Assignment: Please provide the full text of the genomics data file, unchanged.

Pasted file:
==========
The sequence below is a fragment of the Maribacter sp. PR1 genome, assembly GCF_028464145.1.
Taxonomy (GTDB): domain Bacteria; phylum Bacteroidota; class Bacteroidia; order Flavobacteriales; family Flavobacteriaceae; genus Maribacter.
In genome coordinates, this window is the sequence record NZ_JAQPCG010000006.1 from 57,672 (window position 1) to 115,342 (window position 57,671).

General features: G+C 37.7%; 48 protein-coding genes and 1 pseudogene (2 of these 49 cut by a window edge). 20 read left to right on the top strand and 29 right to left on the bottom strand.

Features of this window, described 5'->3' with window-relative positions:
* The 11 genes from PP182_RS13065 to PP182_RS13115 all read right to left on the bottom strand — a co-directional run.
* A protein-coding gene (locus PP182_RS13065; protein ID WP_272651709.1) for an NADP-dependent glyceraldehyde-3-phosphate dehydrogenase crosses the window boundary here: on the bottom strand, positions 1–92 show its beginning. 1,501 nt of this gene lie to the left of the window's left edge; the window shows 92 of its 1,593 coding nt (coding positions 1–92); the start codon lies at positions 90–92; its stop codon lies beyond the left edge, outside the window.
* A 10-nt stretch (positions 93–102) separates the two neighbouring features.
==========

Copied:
The sequence below is a fragment of the Maribacter sp. PR1 genome, assembly GCF_028464145.1.
Taxonomy (GTDB): domain Bacteria; phylum Bacteroidota; class Bacteroidia; order Flavobacteriales; family Flavobacteriaceae; genus Maribacter.
In genome coordinates, this window is the sequence record NZ_JAQPCG010000006.1 from 57,672 (window position 1) to 115,342 (window position 57,671).

General features: G+C 37.7%; 48 protein-coding genes and 1 pseudogene (2 of these 49 cut by a window edge). 20 read left to right on the top strand and 29 right to left on the bottom strand.

Features of this window, described 5'->3' with window-relative positions:
* The 11 genes from PP182_RS13065 to PP182_RS13115 all read right to left on the bottom strand — a co-directional run.
* A protein-coding gene (locus PP182_RS13065; protein ID WP_272651709.1) for an NADP-dependent glyceraldehyde-3-phosphate dehydrogenase crosses the window boundary here: on the bottom strand, positions 1–92 show its beginning. 1,501 nt of this gene lie to the left of the window's left edge; the window shows 92 of its 1,593 coding nt (coding positions 1–92); the start codon lies at positions 90–92; its stop codon lies beyond the left edge, outside the window.
* A 10-nt stretch (positions 93–102) separates the two neighbouring features.